Over at Altercation, Eric Alterman's knickers are still in a twist over being "slandered" in my recent column in the Boston Globe about Jewish writers using essentially anti-Semitic rhetoric. He is particularly upset that The Boston Globe did not run his letter in its entirety (for some reason, however, he omits a link to his full letter and my response at Hit & Run) and did not issue the apology and retraction he demanded. After his declaration of war, Alterman has encouraged his loyal fans to express their displeasure to my Globe editor, Nick King, posting not only his email address but also his office phone number.
So, let's recap.
Alterman writes a blog post in which he taunts Andrew Sullivan, the journalist and blogger, for criticizing the British Muslim Council's boycott of Holocaust commemorations. In this post, he explains that Arab resentment against Israeli policies makes the boycott perfectly understandable, and one should no more expect Muslims to honor the suffering of murdered Jews than one should expect gays to honor the suffering of "gay-bashing bigots." Also in the process, he takes a gratuitous slam at Sullivan, a gay man and a leading champion of gay equality, for colluding with "gay-bashing bigots." Finally, he slams (justly, in my opinion) a prominent Orthodox rabbi, Daniel Lapin, for an article basically endorsing the right-wing variety of anti-Semitism that rails against secular Jews in Hollywood.
(By the way, I would like, very belatedly, to thank Jeff Jarvis for the pointer to Alterman's little screed.)
I write a column giving Alterman a taste of his own medicine and pointing out that his defense of the British Muslim Council's boycott amounts, effectively, to endorsing anti-Semitism.
Alterman goes into a tailspin in which he has remained for over a week.
His basic argument (echoed by his minions) seems to be that I called him an anti-Semite and a self-hating Jew because he has dared criticize Israeli policies and speak in favor of suffering Palestinians. Puh-leeze. I think there's plenty of reasonable criticism that can be made of Israeli policies, and I don't even think that all unreasonable criticism of Israeli policies is ipso facto anti-Semitic. What I found (and still find) utterly appalling is Alterman's assertion that anger at Israeli policies is a moral justification for refusing to honor the memory of Holocaust victims. Is that really so difficult to understand?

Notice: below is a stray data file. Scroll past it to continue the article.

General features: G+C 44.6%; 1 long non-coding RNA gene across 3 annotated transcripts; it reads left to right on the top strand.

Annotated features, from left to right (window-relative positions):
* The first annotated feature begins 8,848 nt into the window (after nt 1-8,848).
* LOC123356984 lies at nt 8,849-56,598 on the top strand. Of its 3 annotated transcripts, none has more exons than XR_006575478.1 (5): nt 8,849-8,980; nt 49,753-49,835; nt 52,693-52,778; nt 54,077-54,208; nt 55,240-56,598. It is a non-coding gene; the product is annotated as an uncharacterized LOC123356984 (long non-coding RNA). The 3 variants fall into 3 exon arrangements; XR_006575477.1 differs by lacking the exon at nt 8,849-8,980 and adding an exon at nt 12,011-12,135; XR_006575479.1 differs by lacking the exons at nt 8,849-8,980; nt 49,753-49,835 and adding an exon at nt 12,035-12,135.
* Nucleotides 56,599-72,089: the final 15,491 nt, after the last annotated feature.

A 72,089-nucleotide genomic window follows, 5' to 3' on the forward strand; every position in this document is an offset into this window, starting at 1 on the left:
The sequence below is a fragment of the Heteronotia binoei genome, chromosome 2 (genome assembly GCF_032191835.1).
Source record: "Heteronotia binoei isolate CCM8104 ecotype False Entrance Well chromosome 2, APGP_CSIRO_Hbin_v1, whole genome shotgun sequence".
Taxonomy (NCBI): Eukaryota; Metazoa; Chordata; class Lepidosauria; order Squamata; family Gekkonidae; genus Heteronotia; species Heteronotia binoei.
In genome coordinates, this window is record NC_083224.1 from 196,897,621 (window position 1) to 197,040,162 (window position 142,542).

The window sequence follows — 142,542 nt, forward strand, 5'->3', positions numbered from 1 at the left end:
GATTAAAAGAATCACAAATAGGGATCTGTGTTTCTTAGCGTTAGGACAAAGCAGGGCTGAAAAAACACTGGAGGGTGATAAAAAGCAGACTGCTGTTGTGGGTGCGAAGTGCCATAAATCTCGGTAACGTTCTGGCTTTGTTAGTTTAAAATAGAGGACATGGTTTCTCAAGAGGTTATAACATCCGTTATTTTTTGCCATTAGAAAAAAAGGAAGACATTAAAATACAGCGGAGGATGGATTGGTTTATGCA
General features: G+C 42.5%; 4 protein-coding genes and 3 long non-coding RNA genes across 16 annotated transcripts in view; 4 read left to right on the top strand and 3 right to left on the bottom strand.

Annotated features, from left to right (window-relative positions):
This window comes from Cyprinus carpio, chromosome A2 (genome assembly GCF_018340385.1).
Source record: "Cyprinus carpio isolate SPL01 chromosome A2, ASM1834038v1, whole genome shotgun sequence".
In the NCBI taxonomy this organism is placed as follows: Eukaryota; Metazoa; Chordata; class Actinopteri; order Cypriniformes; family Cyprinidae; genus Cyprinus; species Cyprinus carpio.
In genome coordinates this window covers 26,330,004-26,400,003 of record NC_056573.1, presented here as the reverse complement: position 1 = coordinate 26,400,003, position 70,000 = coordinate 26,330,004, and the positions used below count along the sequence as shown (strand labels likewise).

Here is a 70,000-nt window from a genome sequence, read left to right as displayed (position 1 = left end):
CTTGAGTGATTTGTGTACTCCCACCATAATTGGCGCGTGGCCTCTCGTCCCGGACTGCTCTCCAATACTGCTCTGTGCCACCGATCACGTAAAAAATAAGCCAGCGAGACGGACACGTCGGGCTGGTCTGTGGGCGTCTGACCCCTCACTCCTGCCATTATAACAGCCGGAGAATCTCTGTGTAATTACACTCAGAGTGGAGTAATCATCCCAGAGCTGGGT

Alterman's rant also includes a bizarre insinuation that I have a vendetta against him because of his writings about my former boyfriend, Wall Street Journal editor John Fund. This is based on a blog item in which John Tabin reports a conversation he had with me at a Reason party in 2003. The only problem is, what I told Tabin was that while I think Alterman is a jerk (an assessment based on this incident, and one that his latest antics have not changed), I was impressed by his defense of John Fund when Fund was falsely accused of domestic violence and much of the left-wing media picked up the smear. So I'm really not sure what Alterman's point is.
Finally: do I think Alterman is an anti-Semite? No, of course not. (For the record, I did not write the Globe headline, "When Jews wax anti-Semitic.") Neither, I'm sure, is Rabbi Lapin. I do think that both of them are willing to endorse and abet anti-Semitism when it comes from those with whom they sympathize politically: in Alterman's case, Palestinians (and by extension, Arabs and Muslims in general); in Lapin's, conservative Christians.
Any more questions?